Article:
That was the first time Matti ever nodded at my comment. 

One must listen to what the other person is saying and repeat it so that they can relax, knowing the information has gone through. 

Match or Mismatch?

Text: “Match-mismatch”

You need to understand if a person’s way of thinking is a match or a mismatch. Are you someone who looks at a beer bottle and realizes that half of it has been drunk, or are you someone who rejoices over the fact that there’s still half of it left? Both of these mindsets have their perks. Both are needed because if we don’t see the missing things, the gaps, how are we able to fill them up? However, this can also create distress. A person that wishes to rejoice over achievements can truly become frustrated if the only thing they constantly hear from a CEO is that something is lacking. Nothing is enough, and more is expected!  

It has helped me a lot when I have realized someone behaves as a mismatch. 

I had another project during which a guy said that they lack this, this, and that. I thought to myself that his brain generated a mismatch-type. Also, I got a strong feeling that it was important for him to be heard. If a mismatch is combined with a so-called Ego-boy feature, meaning you want to let your ego out, it can be very straining to others. 

You can't change another person's way of processing information

Drawing of two persons. One has a mess in the head the other has clear structure, conveying that people process information differently.

You can’t change another person’s way of processing information. If you have a perfectionist as a manager and they behave as a mismatch, that’s the way it is. If their thoughts are a bowl of spaghetti inside their head and yours are well structured, you still can’t go on changing them. You can only ease your situation by understanding. When you understand, there’s no need to get frustrated. Also, in the case of customers, deeply understanding them is essential. It already helps to identify different ways of behaving.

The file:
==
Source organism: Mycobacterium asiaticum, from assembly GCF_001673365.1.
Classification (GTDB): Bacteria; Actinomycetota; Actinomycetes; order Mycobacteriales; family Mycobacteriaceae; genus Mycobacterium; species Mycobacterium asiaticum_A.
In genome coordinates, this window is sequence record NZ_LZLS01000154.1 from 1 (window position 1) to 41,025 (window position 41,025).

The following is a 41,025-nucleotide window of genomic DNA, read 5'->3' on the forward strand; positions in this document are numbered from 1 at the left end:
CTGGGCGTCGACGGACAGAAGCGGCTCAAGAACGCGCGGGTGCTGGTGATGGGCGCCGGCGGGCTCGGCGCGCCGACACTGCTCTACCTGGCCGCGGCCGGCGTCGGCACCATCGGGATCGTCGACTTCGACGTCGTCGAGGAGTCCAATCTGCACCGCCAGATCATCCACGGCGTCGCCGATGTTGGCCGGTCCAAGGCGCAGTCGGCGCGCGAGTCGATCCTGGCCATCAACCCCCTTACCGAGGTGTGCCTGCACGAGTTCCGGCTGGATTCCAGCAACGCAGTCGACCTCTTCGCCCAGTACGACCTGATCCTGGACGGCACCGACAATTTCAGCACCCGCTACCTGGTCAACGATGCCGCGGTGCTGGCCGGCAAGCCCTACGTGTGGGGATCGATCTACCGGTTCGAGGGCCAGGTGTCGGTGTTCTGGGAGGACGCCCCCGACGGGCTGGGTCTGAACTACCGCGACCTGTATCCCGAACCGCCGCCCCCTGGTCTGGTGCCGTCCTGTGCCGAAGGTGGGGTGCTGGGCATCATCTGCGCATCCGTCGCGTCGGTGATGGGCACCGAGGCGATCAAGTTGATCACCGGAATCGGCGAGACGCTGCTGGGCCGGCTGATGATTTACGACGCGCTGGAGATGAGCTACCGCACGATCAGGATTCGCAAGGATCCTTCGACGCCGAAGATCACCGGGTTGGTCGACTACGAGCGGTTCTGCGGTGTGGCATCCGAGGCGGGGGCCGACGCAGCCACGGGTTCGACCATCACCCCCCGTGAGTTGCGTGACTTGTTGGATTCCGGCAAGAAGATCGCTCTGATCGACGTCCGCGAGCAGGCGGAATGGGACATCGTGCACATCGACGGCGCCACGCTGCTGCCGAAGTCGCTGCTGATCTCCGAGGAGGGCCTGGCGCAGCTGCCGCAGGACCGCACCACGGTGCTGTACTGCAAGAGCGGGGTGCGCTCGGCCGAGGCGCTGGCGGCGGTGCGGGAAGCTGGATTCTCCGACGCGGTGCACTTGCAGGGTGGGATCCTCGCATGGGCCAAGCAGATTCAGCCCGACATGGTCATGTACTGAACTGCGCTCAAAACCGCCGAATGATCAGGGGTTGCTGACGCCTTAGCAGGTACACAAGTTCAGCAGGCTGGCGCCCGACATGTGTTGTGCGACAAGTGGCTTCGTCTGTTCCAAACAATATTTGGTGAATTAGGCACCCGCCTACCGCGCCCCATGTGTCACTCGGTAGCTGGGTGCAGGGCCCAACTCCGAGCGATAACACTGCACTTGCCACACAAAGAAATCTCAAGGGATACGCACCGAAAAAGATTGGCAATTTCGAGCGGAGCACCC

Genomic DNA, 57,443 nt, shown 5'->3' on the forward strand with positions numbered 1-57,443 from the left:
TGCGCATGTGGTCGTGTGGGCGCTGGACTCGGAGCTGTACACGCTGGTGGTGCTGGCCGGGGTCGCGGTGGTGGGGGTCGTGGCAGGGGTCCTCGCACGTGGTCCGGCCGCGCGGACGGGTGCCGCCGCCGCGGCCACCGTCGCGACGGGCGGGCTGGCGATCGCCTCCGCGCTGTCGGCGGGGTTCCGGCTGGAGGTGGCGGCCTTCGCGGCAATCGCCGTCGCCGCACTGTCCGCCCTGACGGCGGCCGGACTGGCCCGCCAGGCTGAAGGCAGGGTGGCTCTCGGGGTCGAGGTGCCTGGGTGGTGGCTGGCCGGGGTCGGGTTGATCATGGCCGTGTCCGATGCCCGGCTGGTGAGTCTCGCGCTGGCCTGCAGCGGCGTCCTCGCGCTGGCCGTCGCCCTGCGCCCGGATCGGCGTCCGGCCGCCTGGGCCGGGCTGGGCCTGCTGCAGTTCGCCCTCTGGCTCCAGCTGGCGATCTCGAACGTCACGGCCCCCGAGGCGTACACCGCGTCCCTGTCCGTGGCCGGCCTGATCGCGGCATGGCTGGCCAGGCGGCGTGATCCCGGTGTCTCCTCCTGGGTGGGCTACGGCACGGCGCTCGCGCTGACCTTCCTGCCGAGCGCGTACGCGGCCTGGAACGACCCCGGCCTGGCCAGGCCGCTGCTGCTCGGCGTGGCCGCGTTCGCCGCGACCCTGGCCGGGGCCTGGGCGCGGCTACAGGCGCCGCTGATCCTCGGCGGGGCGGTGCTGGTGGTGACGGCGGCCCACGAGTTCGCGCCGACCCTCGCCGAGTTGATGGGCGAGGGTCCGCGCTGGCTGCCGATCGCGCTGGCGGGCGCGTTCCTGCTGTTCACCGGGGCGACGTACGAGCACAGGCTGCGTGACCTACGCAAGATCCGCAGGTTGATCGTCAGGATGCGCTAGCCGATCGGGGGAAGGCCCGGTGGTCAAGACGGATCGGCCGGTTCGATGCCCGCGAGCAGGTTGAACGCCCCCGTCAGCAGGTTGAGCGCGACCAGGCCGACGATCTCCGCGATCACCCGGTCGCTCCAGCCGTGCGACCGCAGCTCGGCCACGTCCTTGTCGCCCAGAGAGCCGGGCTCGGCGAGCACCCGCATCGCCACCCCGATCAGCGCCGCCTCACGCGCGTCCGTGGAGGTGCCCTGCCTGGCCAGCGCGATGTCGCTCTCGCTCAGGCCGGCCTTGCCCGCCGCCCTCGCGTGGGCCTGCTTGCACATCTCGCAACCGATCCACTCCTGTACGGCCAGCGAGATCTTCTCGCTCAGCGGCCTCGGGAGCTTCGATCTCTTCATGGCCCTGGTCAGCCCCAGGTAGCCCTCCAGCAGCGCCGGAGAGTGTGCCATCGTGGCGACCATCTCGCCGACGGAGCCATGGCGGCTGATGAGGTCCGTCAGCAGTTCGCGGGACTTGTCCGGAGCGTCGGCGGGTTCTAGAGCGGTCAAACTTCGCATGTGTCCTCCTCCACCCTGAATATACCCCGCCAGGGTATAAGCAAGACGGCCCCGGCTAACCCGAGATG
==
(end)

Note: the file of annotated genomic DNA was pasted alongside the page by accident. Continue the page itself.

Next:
Mismatch thinker –Master of the next step

Drawing of six shoeprints. This image represents a person mastering the next steps of the mismatch thinker process.

A mismatch is a master of the next step. This sentence has helped me not to get irritated. When we have made it two steps forward, they don’t necessarily give thanks like a matching person. They think one should be one more step ahead. They do give thanks; one just needs to know to listen to it among the things that need to be fixed. 

Drawing of a person cheering and a sun. Text: “Hear the part in which they tank you”

Hear the part in which they thank you! If it’s important to you, take it in, because they mean it. Then comes the next step – take the missing part as it is. 

Drawing of a person cheering and a sun. Text: “Hear the part in which they tank you”

Behind every behaviour is a good intention

Behind every behavior is a good intention. This is a dogma from NLP coaching, which I studied a lot some time ago. The idea is that the person pointing out the black cloud also wants to get rid of the black cloud. They have a good intention behind the fact that they point it out. You both have a good intention, and you’re both heading towards the sun. When you understand that every behavior is based on a good intention, it’s a relieving thought.